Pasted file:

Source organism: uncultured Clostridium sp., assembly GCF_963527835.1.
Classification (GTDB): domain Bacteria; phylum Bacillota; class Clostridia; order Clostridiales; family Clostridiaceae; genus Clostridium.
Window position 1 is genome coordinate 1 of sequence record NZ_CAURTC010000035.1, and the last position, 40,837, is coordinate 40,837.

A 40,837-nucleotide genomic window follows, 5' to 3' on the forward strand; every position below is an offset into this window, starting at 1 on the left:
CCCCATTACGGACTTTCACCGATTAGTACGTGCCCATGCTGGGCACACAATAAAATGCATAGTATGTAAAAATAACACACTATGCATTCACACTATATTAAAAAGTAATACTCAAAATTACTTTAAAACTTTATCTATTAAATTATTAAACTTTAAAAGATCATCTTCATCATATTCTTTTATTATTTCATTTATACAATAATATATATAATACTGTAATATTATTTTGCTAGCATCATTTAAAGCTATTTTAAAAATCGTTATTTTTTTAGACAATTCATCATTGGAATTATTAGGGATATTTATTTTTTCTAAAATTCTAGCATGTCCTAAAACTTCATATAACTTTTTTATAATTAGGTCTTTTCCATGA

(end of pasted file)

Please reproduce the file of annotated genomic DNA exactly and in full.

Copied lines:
Source organism: uncultured Clostridium sp., assembly GCF_963527835.1.
Classification (GTDB): domain Bacteria; phylum Bacillota; class Clostridia; order Clostridiales; family Clostridiaceae; genus Clostridium.
Window position 1 is genome coordinate 1 of sequence record NZ_CAURTC010000035.1, and the last position, 40,837, is coordinate 40,837.

A 40,837-nucleotide genomic window follows, 5' to 3' on the forward strand; every position below is an offset into this window, starting at 1 on the left:
CCCCATTACGGACTTTCACCGATTAGTACGTGCCCATGCTGGGCACACAATAAAATGCATAGTATGTAAAAATAACACACTATGCATTCACACTATATTAAAAAGTAATACTCAAAATTACTTTAAAACTTTATCTATTAAATTATTAAACTTTAAAAGATCATCTTCATCATATTCTTTTATTATTTCATTTATACAATAATATATATAATACTGTAATATTATTTTGCTAGCATCATTTAAAGCTATTTTAAAAATCGTTATTTTTTTAGACAATTCATCATTGGAATTATTAGGGATATTTATTTTTTCTAAAATTCTAGCATGTCCTAAAACTTCATATAACTTTTTTATAATTAGGTCTTTTCCATGA